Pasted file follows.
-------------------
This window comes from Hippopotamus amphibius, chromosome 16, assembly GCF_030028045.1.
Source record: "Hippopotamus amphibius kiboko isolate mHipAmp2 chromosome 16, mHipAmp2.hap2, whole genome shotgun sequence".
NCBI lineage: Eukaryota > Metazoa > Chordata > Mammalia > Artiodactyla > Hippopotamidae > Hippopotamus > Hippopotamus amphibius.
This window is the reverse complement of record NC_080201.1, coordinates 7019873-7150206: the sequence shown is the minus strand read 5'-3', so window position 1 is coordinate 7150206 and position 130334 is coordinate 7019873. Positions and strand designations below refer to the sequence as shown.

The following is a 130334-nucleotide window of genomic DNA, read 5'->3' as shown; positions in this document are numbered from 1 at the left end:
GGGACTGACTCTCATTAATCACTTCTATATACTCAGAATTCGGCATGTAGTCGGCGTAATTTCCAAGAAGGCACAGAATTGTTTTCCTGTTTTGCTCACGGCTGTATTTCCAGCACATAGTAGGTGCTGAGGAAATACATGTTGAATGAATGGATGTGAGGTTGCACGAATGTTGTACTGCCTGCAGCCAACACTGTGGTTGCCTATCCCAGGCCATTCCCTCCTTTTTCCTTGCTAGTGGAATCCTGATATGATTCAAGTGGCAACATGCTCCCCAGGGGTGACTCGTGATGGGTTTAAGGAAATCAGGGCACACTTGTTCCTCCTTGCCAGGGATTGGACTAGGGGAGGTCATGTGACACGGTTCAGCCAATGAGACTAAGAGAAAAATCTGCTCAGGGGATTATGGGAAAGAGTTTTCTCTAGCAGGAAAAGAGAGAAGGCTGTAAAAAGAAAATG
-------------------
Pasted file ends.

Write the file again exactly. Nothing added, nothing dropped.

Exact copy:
This window comes from Hippopotamus amphibius, chromosome 16, assembly GCF_030028045.1.
Source record: "Hippopotamus amphibius kiboko isolate mHipAmp2 chromosome 16, mHipAmp2.hap2, whole genome shotgun sequence".
NCBI lineage: Eukaryota > Metazoa > Chordata > Mammalia > Artiodactyla > Hippopotamidae > Hippopotamus > Hippopotamus amphibius.
This window is the reverse complement of record NC_080201.1, coordinates 7019873-7150206: the sequence shown is the minus strand read 5'-3', so window position 1 is coordinate 7150206 and position 130334 is coordinate 7019873. Positions and strand designations below refer to the sequence as shown.

The following is a 130334-nucleotide window of genomic DNA, read 5'->3' as shown; positions in this document are numbered from 1 at the left end:
GGGACTGACTCTCATTAATCACTTCTATATACTCAGAATTCGGCATGTAGTCGGCGTAATTTCCAAGAAGGCACAGAATTGTTTTCCTGTTTTGCTCACGGCTGTATTTCCAGCACATAGTAGGTGCTGAGGAAATACATGTTGAATGAATGGATGTGAGGTTGCACGAATGTTGTACTGCCTGCAGCCAACACTGTGGTTGCCTATCCCAGGCCATTCCCTCCTTTTTCCTTGCTAGTGGAATCCTGATATGATTCAAGTGGCAACATGCTCCCCAGGGGTGACTCGTGATGGGTTTAAGGAAATCAGGGCACACTTGTTCCTCCTTGCCAGGGATTGGACTAGGGGAGGTCATGTGACACGGTTCAGCCAATGAGACTAAGAGAAAAATCTGCTCAGGGGATTATGGGAAAGAGTTTTCTCTAGCAGGAAAAGAGAGAAGGCTGTAAAAAGAAAATG